Parse launches analytics tool, background jobs feature at first Developer Day conference

Parse, the Facebook-owned app development platform, held its first Developer Day conference in San Francisco Thursday, and the company launched some key new products at the event.

Developers utilizing Parse can now schedule recurring tasks within the Parse dashboard, such as sending emails to users. Parse notes that this improves the speed of these tasks. Parse also launched an analytics tool that gives developers a single dashboard to measure app usage, monitor the effectiveness of push campaigns and track any data point.

Parse can now be used to develop Unity games for iOS, Android and Windows platforms. Parse also launched user and image modules to accompany its cloud modules. The user module allows app developers to create and manage a seamless login/log out experience, while the image module lets developers easily resize or crop images with a few lines of code.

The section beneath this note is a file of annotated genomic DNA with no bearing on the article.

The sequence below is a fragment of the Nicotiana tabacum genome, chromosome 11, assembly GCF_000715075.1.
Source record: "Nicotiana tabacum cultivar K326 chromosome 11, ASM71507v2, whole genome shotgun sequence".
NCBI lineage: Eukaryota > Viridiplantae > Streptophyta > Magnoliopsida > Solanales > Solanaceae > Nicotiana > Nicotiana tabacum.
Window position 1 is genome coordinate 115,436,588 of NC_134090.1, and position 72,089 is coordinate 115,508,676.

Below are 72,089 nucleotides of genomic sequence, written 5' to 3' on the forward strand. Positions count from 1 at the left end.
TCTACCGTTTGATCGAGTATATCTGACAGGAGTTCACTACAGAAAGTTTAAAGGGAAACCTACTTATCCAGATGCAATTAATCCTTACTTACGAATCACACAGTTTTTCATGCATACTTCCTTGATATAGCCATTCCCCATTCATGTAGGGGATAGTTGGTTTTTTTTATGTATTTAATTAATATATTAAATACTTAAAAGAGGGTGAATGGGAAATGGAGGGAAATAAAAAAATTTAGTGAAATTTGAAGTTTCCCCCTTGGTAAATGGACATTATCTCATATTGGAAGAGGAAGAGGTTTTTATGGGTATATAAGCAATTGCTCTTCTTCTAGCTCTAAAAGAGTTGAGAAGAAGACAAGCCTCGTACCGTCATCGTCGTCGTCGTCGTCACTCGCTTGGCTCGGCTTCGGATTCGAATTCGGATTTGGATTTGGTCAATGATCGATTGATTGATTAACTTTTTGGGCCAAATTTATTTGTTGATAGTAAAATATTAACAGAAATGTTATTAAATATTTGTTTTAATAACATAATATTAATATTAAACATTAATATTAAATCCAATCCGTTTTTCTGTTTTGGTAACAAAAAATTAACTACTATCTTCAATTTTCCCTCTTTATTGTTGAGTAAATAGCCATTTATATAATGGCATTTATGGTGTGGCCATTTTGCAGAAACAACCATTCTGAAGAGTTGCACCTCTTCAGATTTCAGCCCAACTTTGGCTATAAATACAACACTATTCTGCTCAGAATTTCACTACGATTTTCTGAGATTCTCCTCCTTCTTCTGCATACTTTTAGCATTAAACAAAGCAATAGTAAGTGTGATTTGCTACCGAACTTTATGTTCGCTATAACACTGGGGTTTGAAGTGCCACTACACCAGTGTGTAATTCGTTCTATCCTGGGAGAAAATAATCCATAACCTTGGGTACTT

Parse’s Christine Yen announced these new features in a company blog post:

Over the last few months, we’ve been busy working on ways to let you see a little more closely into the workings of your app and the overall Parse experience. First, we released Push Analytics to provide insight into user interactions around push notifications. A little later, we expanded our realtime offerings to take a closer look at all API Requests passing through Parse.

We’re proud to announce the next logical progression in this series of analytics-centric features: Custom Analytics. In addition to being able to slice and dice the details of your use of Parse Data and Parse Push, you can now track arbitrary events with an arbitrary set of dimensions.

The company powers more than 100,000 apps for major brands such as The Food Network, Toms, Showtime, Ferrari and Sesame Street. Parse sends out billions of push notifications each month and receives billions of API requests from developers. 100 percent of the proceeds from Developer Day will be donated to CodeNow, which teaches coding basics to high school students — with a focus on girls, ethnic minorities and underrepresented groups.